Fischer and the Bishop Against Knight

Fischer and the Bishop Against Knight

| 36 | Endgames

The eleventh world champion, Bobby Fischer, has to his credit a great number of very artistic endings in which he exploited the advantages of one minor piece over the other. One of his great strengths (of the many that he possessed) was a subtle understanding of the respective strengths of bishops and knights. I believe you could say that he helped to fine-tune the chess world's understanding of this imbalance. You can hardly find an example in which Fischer ended up on the wrong side of the bishop versus knight equation.

In this article I will be focusing on some artistic endings in which Fischer exploited the strengths of the bishop against the knight. One of the most well-known examples of this pure ending, which Fischer managed to win with basically no other advantages besides the bishop against the knight, is his game against Mark Taimanov from their 1971 Candidates Match:

Fischer & Taimanov in 1971 | Image uploaded by goldendog

A similar - but more complicated and artistic - ending occurred in Fischer's 1962 game against Mikhail Tal. This masterpiece was one of Fischer's best. From a slightly worse position at the start of the ending, he simply outplayed his opponent. Eventually he sacrificed a pawn, long-term, allowing his king to enter the black position and the bishop to show its superiority over the knight. Once again, Zugzwang developed (despite Black's extra pawn) - a typical method in battles between the bishop and the knight.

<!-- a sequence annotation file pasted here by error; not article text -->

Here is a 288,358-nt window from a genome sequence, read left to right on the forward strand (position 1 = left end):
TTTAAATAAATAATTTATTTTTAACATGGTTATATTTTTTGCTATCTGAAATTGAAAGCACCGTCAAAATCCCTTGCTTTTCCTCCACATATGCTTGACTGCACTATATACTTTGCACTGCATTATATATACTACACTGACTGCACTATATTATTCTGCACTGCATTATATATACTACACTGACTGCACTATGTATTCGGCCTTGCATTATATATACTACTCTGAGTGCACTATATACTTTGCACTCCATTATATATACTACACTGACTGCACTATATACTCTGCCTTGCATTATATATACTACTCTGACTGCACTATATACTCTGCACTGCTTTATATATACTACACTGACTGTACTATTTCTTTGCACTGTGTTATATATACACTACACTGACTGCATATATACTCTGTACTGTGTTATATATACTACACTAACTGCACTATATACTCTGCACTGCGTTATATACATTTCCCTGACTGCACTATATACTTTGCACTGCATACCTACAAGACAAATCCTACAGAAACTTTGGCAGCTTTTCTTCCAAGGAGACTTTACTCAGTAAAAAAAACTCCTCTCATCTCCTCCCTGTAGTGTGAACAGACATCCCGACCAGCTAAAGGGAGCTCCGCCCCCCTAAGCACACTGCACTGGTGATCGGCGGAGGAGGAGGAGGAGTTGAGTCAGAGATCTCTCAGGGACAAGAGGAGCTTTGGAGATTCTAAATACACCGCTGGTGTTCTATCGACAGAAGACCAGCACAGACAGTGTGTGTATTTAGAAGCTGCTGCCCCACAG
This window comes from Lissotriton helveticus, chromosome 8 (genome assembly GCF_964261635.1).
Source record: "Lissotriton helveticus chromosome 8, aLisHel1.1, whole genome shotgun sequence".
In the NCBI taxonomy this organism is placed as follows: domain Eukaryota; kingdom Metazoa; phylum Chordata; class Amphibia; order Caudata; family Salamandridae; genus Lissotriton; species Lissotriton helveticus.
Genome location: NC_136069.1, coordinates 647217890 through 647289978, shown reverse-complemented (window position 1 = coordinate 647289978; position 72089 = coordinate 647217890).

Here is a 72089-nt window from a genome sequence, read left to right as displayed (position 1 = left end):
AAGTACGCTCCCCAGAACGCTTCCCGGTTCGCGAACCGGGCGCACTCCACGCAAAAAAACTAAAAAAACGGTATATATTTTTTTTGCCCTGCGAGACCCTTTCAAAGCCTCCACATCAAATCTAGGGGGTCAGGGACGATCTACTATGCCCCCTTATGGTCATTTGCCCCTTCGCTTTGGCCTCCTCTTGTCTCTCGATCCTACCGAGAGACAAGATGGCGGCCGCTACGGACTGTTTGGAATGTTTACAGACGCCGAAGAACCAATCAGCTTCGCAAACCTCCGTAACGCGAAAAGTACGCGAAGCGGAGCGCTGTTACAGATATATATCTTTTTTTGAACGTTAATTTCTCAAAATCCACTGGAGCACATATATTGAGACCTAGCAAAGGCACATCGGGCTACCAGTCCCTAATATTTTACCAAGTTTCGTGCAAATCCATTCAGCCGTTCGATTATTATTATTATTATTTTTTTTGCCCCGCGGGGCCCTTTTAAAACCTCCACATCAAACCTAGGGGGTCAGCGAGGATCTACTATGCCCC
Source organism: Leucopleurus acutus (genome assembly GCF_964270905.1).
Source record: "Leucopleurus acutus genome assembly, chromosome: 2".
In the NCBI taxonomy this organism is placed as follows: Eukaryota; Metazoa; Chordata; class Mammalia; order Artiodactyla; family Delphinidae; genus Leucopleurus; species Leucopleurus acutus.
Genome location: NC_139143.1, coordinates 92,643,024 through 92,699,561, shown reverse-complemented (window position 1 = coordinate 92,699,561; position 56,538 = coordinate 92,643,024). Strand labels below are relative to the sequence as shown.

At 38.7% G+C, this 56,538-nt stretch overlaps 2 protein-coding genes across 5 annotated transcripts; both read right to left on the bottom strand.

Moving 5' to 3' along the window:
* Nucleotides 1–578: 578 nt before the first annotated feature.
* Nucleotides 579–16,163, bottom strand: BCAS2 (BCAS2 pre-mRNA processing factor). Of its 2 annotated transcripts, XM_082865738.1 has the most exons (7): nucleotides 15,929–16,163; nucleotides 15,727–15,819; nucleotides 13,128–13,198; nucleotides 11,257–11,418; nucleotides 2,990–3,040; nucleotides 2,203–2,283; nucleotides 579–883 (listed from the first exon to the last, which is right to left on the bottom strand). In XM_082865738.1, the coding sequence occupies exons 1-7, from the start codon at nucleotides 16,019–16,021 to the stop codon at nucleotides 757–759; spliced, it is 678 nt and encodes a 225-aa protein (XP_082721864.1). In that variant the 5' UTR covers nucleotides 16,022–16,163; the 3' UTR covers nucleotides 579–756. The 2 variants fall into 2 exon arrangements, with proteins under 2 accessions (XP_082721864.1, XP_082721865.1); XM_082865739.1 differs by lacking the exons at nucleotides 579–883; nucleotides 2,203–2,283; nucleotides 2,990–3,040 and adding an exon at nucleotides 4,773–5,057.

Note the similarities of the two endings - the use of Zugzwang, the presence of the "pawn triangles" on the wings, the use of the bishop's superior power to ensure the domination of its king.

When Tal was in the hospital in 1962, Fischer visited him

Now try to play like Fischer in the following bishop versus knight endgames from his practice:

In the following example, try to find the best way to activate the White pieces and strengthen his position:
In the following position, Fischer found a nice sacrifice which led to a position where the knight cannot fight against a passed pawn - a typical method in these endings, as you have seen.


More from GM BryanSmith
Magnus Carlsen And The Nimzo-Indian Defense

Magnus Carlsen And The Nimzo-Indian Defense

Vishy Anand And The Semi-Slav Defense

Vishy Anand And The Semi-Slav Defense